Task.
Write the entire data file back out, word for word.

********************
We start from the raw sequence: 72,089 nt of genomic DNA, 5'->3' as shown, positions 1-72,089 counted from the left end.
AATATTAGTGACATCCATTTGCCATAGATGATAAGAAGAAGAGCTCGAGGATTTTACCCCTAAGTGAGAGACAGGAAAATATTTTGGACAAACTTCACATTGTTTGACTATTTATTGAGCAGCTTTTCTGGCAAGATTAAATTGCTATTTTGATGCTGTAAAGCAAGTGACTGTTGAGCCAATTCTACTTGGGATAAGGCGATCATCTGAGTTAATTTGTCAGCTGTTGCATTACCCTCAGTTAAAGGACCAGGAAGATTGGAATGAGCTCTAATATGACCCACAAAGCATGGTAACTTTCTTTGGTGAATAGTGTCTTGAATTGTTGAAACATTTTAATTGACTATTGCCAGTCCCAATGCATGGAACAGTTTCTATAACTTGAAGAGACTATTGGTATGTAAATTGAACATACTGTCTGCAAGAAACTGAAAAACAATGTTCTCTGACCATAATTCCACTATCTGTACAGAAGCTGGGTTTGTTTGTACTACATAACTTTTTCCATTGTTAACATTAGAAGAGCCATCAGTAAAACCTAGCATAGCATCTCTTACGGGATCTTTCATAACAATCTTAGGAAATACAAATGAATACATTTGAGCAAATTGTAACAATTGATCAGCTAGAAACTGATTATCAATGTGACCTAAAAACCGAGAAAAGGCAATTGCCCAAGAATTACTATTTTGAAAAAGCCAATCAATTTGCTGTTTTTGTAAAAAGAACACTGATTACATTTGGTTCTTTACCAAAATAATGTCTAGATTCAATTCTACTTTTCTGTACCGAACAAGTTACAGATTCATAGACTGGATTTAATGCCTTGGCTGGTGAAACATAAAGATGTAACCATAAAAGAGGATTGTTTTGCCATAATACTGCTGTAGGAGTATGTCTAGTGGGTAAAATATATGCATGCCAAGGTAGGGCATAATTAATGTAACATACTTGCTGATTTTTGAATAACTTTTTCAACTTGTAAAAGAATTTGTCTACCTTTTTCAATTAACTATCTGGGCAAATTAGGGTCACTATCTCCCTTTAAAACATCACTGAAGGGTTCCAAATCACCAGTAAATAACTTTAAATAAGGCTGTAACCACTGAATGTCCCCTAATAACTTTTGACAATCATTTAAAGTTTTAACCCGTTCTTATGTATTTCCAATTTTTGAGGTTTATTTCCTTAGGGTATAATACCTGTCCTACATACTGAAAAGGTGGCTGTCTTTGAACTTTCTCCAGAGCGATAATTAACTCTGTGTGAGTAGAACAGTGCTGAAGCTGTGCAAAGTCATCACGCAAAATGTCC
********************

We start from the raw sequence: 72,089 nt of genomic DNA, 5'->3' as shown, positions 1-72,089 counted from the left end.
AATATTAGTGACATCCATTTGCCATAGATGATAAGAAGAAGAGCTCGAGGATTTTACCCCTAAGTGAGAGACAGGAAAATATTTTGGACAAACTTCACATTGTTTGACTATTTATTGAGCAGCTTTTCTGGCAAGATTAAATTGCTATTTTGATGCTGTAAAGCAAGTGACTGTTGAGCCAATTCTACTTGGGATAAGGCGATCATCTGAGTTAATTTGTCAGCTGTTGCATTACCCTCAGTTAAAGGACCAGGAAGATTGGAATGAGCTCTAATATGACCCACAAAGCATGGTAACTTTCTTTGGTGAATAGTGTCTTGAATTGTTGAAACATTTTAATTGACTATTGCCAGTCCCAATGCATGGAACAGTTTCTATAACTTGAAGAGACTATTGGTATGTAAATTGAACATACTGTCTGCAAGAAACTGAAAAACAATGTTCTCTGACCATAATTCCACTATCTGTACAGAAGCTGGGTTTGTTTGTACTACATAACTTTTTCCATTGTTAACATTAGAAGAGCCATCAGTAAAACCTAGCATAGCATCTCTTACGGGATCTTTCATAACAATCTTAGGAAATACAAATGAATACATTTGAGCAAATTGTAACAATTGATCAGCTAGAAACTGATTATCAATGTGACCTAAAAACCGAGAAAAGGCAATTGCCCAAGAATTACTATTTTGAAAAAGCCAATCAATTTGCTGTTTTTGTAAAAAGAACACTGATTACATTTGGTTCTTTACCAAAATAATGTCTAGATTCAATTCTACTTTTCTGTACCGAACAAGTTACAGATTCATAGACTGGATTTAATGCCTTGGCTGGTGAAACATAAAGATGTAACCATAAAAGAGGATTGTTTTGCCATAATACTGCTGTAGGAGTATGTCTAGTGGGTAAAATATATGCATGCCAAGGTAGGGCATAATTAATGTAACATACTTGCTGATTTTTGAATAACTTTTTCAACTTGTAAAAGAATTTGTCTACCTTTTTCAATTAACTATCTGGGCAAATTAGGGTCACTATCTCCCTTTAAAACATCACTGAAGGGTTCCAAATCACCAGTAAATAACTTTAAATAAGGCTGTAACCACTGAATGTCCCCTAATAACTTTTGACAATCATTTAAAGTTTTAACCCGTTCTTATGTATTTCCAATTTTTGAGGTTTATTTCCTTAGGGTATAATACCTGTCCTACATACTGAAAAGGTGGCTGTCTTTGAACTTTCTCCAGAGCGATAATTAACTCTGTGTGAGTAGAACAGTGCTGAAGCTGTGCAAAGTCATCACGCAAAATGTCC